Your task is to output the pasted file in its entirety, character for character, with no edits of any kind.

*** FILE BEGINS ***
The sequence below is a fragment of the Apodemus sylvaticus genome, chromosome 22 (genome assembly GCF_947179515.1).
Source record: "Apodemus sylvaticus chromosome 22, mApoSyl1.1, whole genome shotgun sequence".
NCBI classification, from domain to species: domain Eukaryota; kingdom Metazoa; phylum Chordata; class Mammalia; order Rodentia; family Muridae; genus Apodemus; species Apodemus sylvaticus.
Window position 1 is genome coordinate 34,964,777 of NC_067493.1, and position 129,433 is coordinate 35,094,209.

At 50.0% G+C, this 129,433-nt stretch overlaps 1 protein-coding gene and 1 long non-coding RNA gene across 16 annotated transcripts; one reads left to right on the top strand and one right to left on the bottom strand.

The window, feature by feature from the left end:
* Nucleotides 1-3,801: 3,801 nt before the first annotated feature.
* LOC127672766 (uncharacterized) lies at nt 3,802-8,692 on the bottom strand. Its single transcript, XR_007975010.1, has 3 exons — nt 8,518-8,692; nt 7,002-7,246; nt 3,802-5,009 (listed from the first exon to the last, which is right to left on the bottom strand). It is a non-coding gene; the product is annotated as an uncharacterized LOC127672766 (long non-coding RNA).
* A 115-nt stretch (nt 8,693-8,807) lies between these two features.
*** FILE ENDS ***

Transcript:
The sequence below is a fragment of the Apodemus sylvaticus genome, chromosome 22 (genome assembly GCF_947179515.1).
Source record: "Apodemus sylvaticus chromosome 22, mApoSyl1.1, whole genome shotgun sequence".
NCBI classification, from domain to species: domain Eukaryota; kingdom Metazoa; phylum Chordata; class Mammalia; order Rodentia; family Muridae; genus Apodemus; species Apodemus sylvaticus.
Window position 1 is genome coordinate 34,964,777 of NC_067493.1, and position 129,433 is coordinate 35,094,209.

At 50.0% G+C, this 129,433-nt stretch overlaps 1 protein-coding gene and 1 long non-coding RNA gene across 16 annotated transcripts; one reads left to right on the top strand and one right to left on the bottom strand.

The window, feature by feature from the left end:
* Nucleotides 1-3,801: 3,801 nt before the first annotated feature.
* LOC127672766 (uncharacterized) lies at nt 3,802-8,692 on the bottom strand. Its single transcript, XR_007975010.1, has 3 exons — nt 8,518-8,692; nt 7,002-7,246; nt 3,802-5,009 (listed from the first exon to the last, which is right to left on the bottom strand). It is a non-coding gene; the product is annotated as an uncharacterized LOC127672766 (long non-coding RNA).
* A 115-nt stretch (nt 8,693-8,807) lies between these two features.